How I stopped worrying about money (almost)

Couple working on their finances

It might be the incessant nagging of an unpaid bill or a stomach-churning plunge in the stock market, but suddenly you don't know how to stop worrying about money. Join the club.

Even having a decent nest egg of savings and a solid financial plan is no cure for money worries because the more you know about personal finance, the more you understand how fragile any plan and any investment program can be. Still, I worry about money less than I used to, thanks to a collection of habits and attitudes that have helped cushion me from obsessing about money. That means I've come a long way, because there was a time when money was a constant worry.

A Sobering Graduation

Like most people, I am a product of my experiences; and when it comes to personal finances, the most important formative experience was graduating college during the early 1980s, a dismal period for the job market. In fact, my senior year — the time when one is supposed to be making career plans and lining up a job — was marked by the highest unemployment rates of the post-World War II era. So, I spent the first several months after my college graduation caulking windows and scraping paint, stocking shelves in a supermarket, and working as a busboy in a greasy spoon. All minimum wage jobs, and even then the work wasn't always steady.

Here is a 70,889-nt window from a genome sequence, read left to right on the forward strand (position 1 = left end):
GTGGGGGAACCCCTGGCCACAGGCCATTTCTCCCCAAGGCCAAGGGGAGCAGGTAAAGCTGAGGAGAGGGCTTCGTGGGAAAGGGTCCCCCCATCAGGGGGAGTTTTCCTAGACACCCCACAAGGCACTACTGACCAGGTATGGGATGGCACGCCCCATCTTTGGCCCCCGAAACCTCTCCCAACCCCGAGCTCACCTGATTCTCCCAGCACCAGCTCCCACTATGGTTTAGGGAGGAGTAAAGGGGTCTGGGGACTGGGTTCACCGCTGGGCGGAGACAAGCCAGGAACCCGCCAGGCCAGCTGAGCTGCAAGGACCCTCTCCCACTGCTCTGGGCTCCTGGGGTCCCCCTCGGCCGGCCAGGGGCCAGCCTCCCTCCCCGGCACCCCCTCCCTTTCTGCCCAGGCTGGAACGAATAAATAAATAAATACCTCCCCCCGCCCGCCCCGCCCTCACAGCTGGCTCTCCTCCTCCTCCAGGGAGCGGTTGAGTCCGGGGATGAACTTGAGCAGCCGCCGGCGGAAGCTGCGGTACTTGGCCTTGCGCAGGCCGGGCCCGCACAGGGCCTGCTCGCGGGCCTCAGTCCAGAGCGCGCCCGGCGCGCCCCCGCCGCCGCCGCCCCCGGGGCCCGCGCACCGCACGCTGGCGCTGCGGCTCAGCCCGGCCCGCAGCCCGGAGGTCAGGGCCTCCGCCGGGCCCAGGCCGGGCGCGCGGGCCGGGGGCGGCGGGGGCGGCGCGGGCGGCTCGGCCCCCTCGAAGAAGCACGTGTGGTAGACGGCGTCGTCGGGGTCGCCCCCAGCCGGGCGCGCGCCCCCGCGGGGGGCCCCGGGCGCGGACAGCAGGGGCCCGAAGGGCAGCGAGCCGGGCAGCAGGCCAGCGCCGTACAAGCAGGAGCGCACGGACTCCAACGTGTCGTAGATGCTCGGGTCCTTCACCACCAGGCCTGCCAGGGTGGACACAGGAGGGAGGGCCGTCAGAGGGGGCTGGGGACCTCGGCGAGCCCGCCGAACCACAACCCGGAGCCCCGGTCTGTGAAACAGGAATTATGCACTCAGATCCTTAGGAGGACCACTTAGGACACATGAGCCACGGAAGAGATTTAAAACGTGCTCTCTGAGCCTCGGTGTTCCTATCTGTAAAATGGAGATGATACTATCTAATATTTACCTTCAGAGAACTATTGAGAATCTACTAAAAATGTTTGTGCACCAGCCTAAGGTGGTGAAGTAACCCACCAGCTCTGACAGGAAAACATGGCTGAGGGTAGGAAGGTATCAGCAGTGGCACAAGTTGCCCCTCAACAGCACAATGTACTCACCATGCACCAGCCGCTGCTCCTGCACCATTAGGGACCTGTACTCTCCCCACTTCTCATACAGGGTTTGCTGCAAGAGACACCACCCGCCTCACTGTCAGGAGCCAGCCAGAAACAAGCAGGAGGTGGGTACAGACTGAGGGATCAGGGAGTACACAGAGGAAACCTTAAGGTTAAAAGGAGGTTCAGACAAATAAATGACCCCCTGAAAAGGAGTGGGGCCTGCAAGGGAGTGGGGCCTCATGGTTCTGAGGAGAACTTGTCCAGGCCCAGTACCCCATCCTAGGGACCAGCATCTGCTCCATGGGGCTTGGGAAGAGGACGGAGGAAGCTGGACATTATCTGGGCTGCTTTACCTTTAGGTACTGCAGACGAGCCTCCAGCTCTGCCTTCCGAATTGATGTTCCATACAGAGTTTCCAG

I had worked every summer during my college years; but up until that point, I had never been a particularly hard worker — and I spent money as fast as I made it. Once I had to support myself on minimum-wage jobs after graduation, I quickly realized two things:

  1. It's important to save money when you can because you never know when you're going to need it, and
  2. If things are going to get better, you have to make it happen yourself.